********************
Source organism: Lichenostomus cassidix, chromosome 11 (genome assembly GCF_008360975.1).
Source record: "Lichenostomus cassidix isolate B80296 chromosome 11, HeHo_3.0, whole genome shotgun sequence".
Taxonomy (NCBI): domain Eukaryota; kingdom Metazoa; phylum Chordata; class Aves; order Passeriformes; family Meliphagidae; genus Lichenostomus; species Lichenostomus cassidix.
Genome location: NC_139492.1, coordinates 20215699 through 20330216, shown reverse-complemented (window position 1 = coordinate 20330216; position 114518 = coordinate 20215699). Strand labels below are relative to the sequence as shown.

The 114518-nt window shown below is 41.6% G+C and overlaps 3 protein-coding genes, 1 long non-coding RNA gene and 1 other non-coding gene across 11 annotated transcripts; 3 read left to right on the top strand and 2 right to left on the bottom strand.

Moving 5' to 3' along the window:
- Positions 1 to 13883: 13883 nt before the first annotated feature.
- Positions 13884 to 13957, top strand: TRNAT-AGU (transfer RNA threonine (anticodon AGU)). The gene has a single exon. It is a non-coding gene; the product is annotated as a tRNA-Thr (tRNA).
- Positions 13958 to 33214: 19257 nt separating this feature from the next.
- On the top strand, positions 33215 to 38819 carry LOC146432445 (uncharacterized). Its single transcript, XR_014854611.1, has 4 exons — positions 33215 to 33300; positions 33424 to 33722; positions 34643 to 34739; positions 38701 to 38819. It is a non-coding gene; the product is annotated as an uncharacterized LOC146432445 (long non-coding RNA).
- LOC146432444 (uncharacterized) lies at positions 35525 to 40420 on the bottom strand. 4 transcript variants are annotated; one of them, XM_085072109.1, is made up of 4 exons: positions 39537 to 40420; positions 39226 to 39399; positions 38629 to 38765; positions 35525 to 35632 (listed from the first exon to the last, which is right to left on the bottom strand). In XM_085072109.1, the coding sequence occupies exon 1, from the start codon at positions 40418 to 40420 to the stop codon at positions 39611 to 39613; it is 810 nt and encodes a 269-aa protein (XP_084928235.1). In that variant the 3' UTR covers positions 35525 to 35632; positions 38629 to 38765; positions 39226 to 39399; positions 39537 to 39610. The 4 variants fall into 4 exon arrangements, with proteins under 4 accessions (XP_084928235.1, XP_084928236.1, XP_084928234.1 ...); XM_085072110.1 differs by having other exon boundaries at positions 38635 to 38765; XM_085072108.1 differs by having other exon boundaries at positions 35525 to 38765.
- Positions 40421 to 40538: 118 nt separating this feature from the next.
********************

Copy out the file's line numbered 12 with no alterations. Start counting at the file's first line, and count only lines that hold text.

- Positions 40421 to 40538: 118 nt separating this feature from the next.